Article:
How Much Responsibility do the Sabres Goaltenders Bear for Lost Points?

On the laundry list of issues the Buffalo Sabres are facing, goaltending ranks relatively low. A slow roster with some problematic contracts all while dropping from first to worst (technically 27th as of today) has far bigger issues to address than goaltender.

Although it may rank low on the larger list of issues facing Jason Botterill and company, it is indeed a problem area that is in need of improvement moving forward.

Improved goaltending wouldn’t be the silver bullet needed to get the Sabres into a playoff position. It wouldn’t even get them into the race at this point, which speaks to the myriad issues with the roster at the moment. But their goaltending has indeed cost them points in the standings, enough to, at the very least, pull them from the doldrums of the league basement and into a more respectable standing.

Chad Johnson and Robin Lehner have combined to allow three or more goals in over half of Buffalo’s games this season and four or more goals have been allowed 22 times. It shouldn’t surprise anyone that the vast majority of each goaltender’s wins have come in games where they allow two or fewer goals while the vast majority of losses come when three or more goals are conceded. What has been a problem is a lack of consistency from both, and a propensity to negate rare strong offensive performances from the league’s lowest scoring team.

It hasn’t helped that it took so long for Johnson to settle into a groove. Things seem to have turned around for him beginning with a 33-save win in Calgary on January 22. Since that victory, Johnson is 6-3-0, he was 1-8-3 prior to it. His early struggles have been fairly well documented, earning just one win prior to the new year was just part of the problem as his high level numbers still sit below a .900 SV% and above a 3.00 GAA despite his recent hot streak.

Since that win in Calgary, Johnson has posted a .929 SV% and 2.38 GAA which has helped produce a 6-3-0 record over that span. Overall, since January 1 he is 6-5-0 with a 2.75 GAA and .917 SV%. The improvement has certainly made Sabres games a bit more palatable lately, but his early struggles did a lot of damage to Buffalo’s outlook.

Using Rob Vollman’s advanced numbers (available on Hockey Reference), Johnson’s year looks eerily similar to his 2014-15 season, the year he was one of the worst statistical goaltenders in the league. He owns a -12.33 goals saved above average and 120 goals against %. For context, the lower your GA%, the better and 100 is exactly league average. He was at 130 in 14-15. By comparison, Johnson had a 94 GA% and 6.13 GSAA for the Sabres in 2015-16.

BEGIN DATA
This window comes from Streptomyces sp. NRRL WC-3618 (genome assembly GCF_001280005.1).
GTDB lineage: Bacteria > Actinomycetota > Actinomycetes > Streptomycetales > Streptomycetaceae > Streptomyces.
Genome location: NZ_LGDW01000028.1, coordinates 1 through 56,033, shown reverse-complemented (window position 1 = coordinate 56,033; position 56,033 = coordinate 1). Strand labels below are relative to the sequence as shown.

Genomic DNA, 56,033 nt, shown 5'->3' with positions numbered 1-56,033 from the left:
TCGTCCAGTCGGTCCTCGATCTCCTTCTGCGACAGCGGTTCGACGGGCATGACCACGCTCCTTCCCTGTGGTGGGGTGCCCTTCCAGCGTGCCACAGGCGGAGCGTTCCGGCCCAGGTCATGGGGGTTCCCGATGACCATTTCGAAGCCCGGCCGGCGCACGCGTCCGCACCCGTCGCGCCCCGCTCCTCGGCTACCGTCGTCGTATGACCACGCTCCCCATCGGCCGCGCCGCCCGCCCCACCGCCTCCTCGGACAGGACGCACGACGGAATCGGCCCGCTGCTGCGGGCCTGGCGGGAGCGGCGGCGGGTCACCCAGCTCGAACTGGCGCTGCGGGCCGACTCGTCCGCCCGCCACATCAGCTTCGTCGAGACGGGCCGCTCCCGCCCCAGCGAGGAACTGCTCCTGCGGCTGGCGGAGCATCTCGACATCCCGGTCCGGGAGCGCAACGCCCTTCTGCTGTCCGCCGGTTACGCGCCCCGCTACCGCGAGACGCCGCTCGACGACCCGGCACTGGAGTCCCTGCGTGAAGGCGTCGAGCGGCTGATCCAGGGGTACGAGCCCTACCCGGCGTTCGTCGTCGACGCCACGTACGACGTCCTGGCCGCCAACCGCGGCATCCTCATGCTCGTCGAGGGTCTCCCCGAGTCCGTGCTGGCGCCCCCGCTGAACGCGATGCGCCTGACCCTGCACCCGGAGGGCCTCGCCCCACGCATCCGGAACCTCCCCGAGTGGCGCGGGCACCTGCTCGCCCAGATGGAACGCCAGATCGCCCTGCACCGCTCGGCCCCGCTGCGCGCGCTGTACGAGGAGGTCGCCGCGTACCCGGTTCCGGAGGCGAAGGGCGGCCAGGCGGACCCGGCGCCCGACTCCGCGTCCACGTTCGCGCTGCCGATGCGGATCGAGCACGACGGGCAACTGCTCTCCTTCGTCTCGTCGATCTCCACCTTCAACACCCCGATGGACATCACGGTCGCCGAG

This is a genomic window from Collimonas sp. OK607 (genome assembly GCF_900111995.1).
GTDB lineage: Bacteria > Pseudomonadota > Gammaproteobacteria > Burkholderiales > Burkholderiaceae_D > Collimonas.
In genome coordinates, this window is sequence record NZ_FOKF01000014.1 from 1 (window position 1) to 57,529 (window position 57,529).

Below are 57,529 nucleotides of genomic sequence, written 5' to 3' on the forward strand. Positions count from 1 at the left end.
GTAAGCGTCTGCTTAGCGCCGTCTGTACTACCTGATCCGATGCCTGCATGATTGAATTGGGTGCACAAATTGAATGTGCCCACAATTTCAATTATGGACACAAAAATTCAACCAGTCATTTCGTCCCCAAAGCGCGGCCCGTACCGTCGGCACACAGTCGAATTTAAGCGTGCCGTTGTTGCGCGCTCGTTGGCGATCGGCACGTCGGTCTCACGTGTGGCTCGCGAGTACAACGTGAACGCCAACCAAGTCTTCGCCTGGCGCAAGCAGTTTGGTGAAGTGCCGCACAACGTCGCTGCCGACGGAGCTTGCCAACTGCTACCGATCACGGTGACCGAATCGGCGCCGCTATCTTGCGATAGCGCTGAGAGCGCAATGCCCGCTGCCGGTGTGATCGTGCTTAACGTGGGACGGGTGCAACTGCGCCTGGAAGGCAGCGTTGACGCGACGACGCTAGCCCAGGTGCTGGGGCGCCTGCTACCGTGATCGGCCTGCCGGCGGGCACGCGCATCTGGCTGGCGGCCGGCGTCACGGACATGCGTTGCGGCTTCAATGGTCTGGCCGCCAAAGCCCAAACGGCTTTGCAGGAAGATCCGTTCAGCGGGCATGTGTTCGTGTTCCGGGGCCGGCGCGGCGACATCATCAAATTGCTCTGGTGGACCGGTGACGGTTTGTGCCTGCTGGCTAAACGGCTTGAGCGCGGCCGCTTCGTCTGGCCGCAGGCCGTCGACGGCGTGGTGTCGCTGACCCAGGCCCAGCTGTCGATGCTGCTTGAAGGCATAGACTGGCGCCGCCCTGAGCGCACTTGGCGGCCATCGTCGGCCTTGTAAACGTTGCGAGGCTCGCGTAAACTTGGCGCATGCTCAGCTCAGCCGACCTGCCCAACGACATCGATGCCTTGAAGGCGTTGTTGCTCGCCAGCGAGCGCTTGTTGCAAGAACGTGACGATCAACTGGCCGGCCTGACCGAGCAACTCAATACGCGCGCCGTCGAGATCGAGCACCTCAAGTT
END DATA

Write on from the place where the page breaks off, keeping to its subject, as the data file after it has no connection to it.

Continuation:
You don’t exactly need many advanced metrics to know Johnson’s year has been a downer. He’s started 21 games this year and has allowed four or more goals in nine of them with six more starts yielding three goals. Putting a team in a position where they need to score at least four goals to even have a look at a win is, well, less than advantageous.

Robin Lehner has been a fair mark better than his partner thus far, but 2017-18 has been a fairly significant regression from his first two seasons in Buffalo. Lehner was strong in 2016-17, posting a .920 SV% on the year (.927% at even strength). That even strength number was good enough to put him inside the top-20 league-wide along with a 13.29 GSAA and a point share (12.9) nearly three times better than the year before. But this year hasn’t been as impressive. His 2.91 GAA is nothing to write home about and all of his underlying numbers have regressed.

Some of these advanced numbers require some added context as playing behind a team as poor as the Sabres will result in inflated numbers for pretty much any goaltender. You could have an endless, circular argument over who deserves more blame here. Is the bad roster causing the goaltender’s struggles or is poor goaltending causing the team to look worse?

Lehner in particular suffers from this he’s gotten the lion’s share of the games this year. Something that has led to him allowing three or more goals in over half of his appearances this season. That Lehner has maintained a positive quality start metric should say something for his play. Even still, there are few things to like about Buffalo’s goaltending play this season.